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Tag: Flood control


Pierce County flood control board meets Tuesday amid continued controversy

It tells you something that the first order of business Tuesday for Pierce County’s newly formed Flood Control Zone District board is a confab with its attorney.

The meeting is set for 9:30 a.m. in the County Council chambers on the 10th-floor of the County-City Building, 930 Tacoma Avenue South.

And right after the call to order and roll call, the board – which is composed of the seven-member County Council – is scheduled to convene in closed-door executive session to discuss litigation.

The legal issues pending include:

— Several area cities and park districts – led by the City of Lakewood – complained in court that the district hasn’t properly been formed and has no standing to levy fees on property. The flood district board met Dec. 13 and voted to assess nearly every parcel in the county $5 annually to pay for flooding prevention. The cities want the process stopped. They contend it’s unfair to assess the fee countywide, thus forcing residents of Lakewood and other cities that aren’t in flood plains to pay for the prevention work.

— The Boundary Review Board, which ruled late last year that the countywide boundaries were proper and legal, was recently ordered by Pierce County Superior Court Judge Thomas Felnagle to redo a hearing it conducted on the issue. The hours-long meeting was taped, but a portion of it didn’t get recorded. State law requires a complete record of the meeting.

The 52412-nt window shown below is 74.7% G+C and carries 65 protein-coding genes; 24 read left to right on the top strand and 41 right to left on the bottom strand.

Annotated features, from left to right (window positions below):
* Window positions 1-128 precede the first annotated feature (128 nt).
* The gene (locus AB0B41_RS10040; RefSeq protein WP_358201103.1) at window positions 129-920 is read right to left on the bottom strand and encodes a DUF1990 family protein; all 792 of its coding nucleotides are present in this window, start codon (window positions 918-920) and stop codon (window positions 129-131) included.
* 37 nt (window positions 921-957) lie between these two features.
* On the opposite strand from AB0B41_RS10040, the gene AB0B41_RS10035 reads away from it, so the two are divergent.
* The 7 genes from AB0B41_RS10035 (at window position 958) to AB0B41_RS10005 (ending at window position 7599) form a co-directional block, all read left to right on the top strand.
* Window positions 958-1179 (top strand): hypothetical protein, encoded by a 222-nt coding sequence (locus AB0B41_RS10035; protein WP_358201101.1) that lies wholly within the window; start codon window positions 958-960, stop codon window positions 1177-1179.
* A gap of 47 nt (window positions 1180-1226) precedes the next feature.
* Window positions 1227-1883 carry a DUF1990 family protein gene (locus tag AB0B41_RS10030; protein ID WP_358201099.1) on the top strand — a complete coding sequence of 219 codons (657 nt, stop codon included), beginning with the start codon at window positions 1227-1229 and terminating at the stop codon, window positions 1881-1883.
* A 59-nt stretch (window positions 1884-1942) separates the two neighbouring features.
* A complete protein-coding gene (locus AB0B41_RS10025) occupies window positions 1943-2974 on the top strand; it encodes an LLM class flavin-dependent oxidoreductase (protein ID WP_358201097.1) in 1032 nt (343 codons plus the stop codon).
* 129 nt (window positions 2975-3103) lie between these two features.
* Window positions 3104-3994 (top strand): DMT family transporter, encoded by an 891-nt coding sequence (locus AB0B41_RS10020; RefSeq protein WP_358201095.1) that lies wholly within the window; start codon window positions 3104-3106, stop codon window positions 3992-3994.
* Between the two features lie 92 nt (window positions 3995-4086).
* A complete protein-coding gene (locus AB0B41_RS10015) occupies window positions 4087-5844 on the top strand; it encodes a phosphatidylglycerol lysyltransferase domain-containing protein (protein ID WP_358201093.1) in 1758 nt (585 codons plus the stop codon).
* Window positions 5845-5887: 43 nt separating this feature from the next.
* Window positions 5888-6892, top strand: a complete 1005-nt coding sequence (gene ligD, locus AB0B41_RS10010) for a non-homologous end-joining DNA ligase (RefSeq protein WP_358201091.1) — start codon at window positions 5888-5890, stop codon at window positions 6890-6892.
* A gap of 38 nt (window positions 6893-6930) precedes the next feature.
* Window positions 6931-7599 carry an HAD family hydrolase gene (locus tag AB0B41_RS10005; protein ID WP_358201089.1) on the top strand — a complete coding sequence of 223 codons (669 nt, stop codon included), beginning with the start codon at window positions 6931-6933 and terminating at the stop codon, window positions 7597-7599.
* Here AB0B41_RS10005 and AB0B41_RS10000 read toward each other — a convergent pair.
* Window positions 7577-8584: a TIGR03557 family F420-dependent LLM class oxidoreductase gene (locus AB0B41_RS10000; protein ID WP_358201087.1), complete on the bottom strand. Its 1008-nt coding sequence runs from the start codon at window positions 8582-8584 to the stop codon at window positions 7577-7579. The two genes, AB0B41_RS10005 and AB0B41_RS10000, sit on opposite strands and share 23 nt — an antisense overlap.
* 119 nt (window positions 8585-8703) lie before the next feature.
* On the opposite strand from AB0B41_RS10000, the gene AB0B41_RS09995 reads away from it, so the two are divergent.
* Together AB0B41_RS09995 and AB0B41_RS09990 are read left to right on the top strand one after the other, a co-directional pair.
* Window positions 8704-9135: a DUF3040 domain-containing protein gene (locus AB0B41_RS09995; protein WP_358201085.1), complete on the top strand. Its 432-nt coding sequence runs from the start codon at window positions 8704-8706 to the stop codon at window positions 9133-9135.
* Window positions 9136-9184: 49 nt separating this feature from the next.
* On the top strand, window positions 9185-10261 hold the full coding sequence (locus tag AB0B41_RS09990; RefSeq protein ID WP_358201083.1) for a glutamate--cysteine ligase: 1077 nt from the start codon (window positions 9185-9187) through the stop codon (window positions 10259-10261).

The review board, after hearing testimony, rules on whether the boundaries of the district were properly drawn. Once its decision is issued, it’s subject to appeal.

The County Council created the Flood Control Zone District through legislation last spring. Flood district Chairwoman Joyce McDonald, R-Puyallup, has said it’s necessary to include the entire county to raise the funds needed to address critical weak spots in the dikes meant to hold waters from rain-swollen rivers like the Puyallup within their banks.

She and others fear major flooding that will threaten homes and businesses, could swamp roadways and tie up traffic and possibly claim lives. It’s an economic, social and life-safety issue that should involve everyone in the county, she has said.

It’s not known what the flood control board may do Tuesday, if anything, regarding the property-tax fee. Board members wanted it assessed this year so they could get to work immediately with a budget that would exceed $1 million.

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